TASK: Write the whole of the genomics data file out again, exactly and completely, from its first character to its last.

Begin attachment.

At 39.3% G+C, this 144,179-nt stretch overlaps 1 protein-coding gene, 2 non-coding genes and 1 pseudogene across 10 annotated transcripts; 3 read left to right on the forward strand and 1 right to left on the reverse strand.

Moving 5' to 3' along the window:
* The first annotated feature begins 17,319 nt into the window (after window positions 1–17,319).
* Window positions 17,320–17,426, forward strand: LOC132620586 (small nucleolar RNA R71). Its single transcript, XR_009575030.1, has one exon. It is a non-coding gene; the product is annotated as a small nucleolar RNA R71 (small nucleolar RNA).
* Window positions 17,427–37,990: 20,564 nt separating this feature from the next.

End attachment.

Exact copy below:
At 39.3% G+C, this 144,179-nt stretch overlaps 1 protein-coding gene, 2 non-coding genes and 1 pseudogene across 10 annotated transcripts; 3 read left to right on the forward strand and 1 right to left on the reverse strand.

Moving 5' to 3' along the window:
* The first annotated feature begins 17,319 nt into the window (after window positions 1–17,319).
* Window positions 17,320–17,426, forward strand: LOC132620586 (small nucleolar RNA R71). Its single transcript, XR_009575030.1, has one exon. It is a non-coding gene; the product is annotated as a small nucleolar RNA R71 (small nucleolar RNA).
* Window positions 17,427–37,990: 20,564 nt separating this feature from the next.